In order to eat clean, it’s important to avoid processed foods as much as possible.

Bottom Line: Processed foods conflict with clean eating principles due to the loss of naturally occurring nutrients and the addition of preservatives and other questionable ingredients.

3. Read Labels

Although clean eating is based on whole, fresh foods, there are certain types of packaged foods that can be included.

Examples include packaged vegetables, nuts, meats and other foods.

However, it’s important to read labels to make sure there aren’t any preservatives, added sugars or unhealthy fats.

For instance, many nuts are roasted in vegetable oil, which can expose them to heat-related damage.

It’s best to purchase raw nuts and consume them as is or toast them at a low temperature in your oven.

As another example, salad mixes that are pre-washed and ready to eat can be a huge time saver. However, be sure to check the ingredients label for additives, especially on the salad dressing that often comes with it.

Related Article: Organic Labeling Fraud: 45% of Organic Produce Contains Pesticides

Bottom Line: To maintain a clean eating lifestyle, read labels to ensure that packaged produce, nuts, meats and other foods contain no questionable ingredients.

4. Stop Eating Refined Carbs

Refined carbs are highly processed foods that are easy to overeat yet provide little nutritional value.

Research has linked frequently consuming refined carbs to inflammation, insulin resistance, fatty liver and obesity (9, 10, 11).

By contrast, whole grains provide more nutrients and fiber, and controlled studies suggest that they may reduce inflammation and promote better gut health (12, 13).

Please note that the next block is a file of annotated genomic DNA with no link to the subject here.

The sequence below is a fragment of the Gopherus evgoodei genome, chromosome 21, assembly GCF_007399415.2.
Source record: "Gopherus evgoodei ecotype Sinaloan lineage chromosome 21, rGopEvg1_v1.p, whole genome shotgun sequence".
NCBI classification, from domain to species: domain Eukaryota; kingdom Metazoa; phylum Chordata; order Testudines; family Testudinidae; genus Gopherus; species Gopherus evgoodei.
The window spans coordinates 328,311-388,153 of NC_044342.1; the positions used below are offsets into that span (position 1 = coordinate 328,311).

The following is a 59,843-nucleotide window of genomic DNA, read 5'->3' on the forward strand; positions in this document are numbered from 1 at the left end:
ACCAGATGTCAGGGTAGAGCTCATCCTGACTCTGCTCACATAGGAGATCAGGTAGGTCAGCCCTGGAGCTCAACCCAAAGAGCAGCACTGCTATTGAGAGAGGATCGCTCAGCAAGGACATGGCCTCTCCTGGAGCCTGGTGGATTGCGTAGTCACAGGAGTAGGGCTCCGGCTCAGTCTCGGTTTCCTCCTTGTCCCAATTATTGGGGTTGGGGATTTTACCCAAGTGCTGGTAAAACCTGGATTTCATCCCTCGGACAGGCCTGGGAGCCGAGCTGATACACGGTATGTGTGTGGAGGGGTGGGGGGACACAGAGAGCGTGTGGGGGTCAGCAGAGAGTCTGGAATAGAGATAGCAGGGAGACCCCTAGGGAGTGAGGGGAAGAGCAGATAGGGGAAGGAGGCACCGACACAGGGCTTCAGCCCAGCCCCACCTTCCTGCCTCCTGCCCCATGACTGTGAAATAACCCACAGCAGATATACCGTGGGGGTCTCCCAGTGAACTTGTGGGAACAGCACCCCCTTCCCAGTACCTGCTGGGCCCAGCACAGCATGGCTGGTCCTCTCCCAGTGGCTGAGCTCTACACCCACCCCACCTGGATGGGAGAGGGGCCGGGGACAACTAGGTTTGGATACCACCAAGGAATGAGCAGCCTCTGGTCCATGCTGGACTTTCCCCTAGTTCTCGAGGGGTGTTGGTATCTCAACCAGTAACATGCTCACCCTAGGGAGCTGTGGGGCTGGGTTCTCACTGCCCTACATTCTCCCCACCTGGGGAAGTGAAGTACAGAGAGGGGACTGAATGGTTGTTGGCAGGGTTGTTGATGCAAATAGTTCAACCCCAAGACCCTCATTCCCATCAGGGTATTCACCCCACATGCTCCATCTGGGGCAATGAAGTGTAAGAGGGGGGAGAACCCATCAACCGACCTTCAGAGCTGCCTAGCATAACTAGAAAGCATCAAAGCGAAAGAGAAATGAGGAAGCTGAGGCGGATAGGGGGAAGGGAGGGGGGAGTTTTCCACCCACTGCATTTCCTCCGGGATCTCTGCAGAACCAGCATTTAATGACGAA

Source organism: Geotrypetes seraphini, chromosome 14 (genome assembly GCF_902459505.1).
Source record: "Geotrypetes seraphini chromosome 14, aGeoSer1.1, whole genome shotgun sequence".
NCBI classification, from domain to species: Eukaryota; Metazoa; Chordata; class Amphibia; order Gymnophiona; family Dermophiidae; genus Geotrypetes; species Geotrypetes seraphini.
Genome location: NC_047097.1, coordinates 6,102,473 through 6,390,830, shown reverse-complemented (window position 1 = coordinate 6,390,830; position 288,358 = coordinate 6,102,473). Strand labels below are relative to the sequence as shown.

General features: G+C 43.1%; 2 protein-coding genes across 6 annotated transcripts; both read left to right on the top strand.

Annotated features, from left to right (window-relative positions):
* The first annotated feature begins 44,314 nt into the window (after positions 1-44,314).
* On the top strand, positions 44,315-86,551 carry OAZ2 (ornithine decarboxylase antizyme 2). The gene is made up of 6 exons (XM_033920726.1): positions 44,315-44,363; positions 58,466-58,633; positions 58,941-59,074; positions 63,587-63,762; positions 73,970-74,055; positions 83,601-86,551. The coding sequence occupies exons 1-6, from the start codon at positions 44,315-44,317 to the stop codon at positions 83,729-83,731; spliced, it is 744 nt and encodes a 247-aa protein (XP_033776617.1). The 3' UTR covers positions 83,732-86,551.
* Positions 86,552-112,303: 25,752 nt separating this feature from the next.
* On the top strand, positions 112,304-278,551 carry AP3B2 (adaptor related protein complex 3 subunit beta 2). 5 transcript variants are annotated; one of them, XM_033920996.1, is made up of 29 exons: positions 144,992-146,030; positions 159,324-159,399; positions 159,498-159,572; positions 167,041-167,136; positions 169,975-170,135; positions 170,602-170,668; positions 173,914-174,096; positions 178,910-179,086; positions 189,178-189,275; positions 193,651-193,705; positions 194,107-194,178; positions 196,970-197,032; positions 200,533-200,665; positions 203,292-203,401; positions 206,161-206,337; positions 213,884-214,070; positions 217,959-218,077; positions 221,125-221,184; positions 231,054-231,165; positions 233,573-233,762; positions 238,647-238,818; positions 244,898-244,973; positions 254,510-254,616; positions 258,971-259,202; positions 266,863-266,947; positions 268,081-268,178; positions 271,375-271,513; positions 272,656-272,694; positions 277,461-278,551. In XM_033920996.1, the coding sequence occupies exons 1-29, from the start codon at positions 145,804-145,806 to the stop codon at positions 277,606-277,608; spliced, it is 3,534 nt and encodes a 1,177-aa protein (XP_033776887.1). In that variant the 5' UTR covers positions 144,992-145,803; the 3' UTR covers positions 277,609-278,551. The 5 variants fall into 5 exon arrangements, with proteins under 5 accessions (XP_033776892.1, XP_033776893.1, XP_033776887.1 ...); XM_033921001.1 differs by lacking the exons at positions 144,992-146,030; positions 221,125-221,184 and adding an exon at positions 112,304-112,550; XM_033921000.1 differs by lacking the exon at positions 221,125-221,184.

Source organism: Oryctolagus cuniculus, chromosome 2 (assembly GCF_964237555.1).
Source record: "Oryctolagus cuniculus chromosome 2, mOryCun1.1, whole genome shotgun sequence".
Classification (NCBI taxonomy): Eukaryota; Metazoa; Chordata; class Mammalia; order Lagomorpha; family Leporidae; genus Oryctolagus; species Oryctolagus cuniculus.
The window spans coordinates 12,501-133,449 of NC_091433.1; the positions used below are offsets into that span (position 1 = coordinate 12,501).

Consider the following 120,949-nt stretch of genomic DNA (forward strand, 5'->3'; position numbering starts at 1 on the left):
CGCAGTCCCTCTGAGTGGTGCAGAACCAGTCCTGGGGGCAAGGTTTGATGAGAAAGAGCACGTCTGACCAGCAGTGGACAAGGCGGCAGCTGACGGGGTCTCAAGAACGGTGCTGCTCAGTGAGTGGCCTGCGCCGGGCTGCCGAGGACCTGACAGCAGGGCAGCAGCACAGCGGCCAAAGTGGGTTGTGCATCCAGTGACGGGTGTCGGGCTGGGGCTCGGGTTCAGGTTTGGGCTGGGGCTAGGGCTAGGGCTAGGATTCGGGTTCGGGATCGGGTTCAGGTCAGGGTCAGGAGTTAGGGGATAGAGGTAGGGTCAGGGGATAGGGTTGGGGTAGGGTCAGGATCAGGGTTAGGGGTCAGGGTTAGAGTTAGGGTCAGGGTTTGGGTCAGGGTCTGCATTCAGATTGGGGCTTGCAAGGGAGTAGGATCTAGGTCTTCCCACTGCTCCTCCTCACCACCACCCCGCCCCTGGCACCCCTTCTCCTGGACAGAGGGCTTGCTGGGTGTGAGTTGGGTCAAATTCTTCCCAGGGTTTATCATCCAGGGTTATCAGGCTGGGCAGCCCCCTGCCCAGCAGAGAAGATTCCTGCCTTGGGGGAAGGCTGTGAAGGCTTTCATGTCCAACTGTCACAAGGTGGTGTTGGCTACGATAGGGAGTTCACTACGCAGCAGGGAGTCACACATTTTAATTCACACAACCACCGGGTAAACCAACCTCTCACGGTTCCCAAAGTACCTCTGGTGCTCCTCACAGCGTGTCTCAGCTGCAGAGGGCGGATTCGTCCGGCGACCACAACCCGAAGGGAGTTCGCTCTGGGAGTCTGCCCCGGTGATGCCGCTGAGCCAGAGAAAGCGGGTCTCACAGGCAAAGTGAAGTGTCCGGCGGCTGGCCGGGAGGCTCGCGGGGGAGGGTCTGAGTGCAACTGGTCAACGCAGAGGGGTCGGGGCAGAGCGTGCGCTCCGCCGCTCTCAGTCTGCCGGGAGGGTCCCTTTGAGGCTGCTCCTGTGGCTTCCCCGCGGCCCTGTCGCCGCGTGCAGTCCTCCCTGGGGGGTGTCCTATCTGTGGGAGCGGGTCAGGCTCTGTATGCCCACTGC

In one analysis of 2,834 adults who took part in a large health study, people who consumed mostly whole grains were shown to be less likely to carry excess belly fat than those who consumed mainly refined grains (14).

If you are going to eat grains, choose the kinds that have been least processed, such as sprouted grain bread and steel-cut oats. Stay away from ready-to-eat cereals, white bread and other refined carbs.

Bottom Line: Refined grains are inflammatory and lack fiber and other valuable nutrients. In order to eat clean, choose minimally processed grains or avoid them altogether.

5. Avoid Vegetable Oils and Spreads

Vegetable oils and margarines don’t meet the criteria for clean eating.

For starters, they are produced by extracting oil from seeds and vegetables using chemicals, making them highly processed.

They also contain very high levels of the omega-6 fatty acid linoleic acid, which studies have linked to inflammation and an increased risk of weight gain and heart disease (15, 16, 17).

Additionally, the chemical structure of these oils makes them vulnerable to damage and rancidity, particularly under conditions of high heat or exposure to air.

Some margarines and spreads still contain artificial trans fats as well, though many food manufacturers have removed these fats due to health concerns (18, 19).

Although all vegetable oils and spreads should be avoided, it’s important to include a moderate amount of healthy fats in a clean eating regimen.

Choose oils and spreads that are minimally processed and provide the greatest health benefits, such as extra virgin coconut oil, olive oil and butter from grass-fed cows.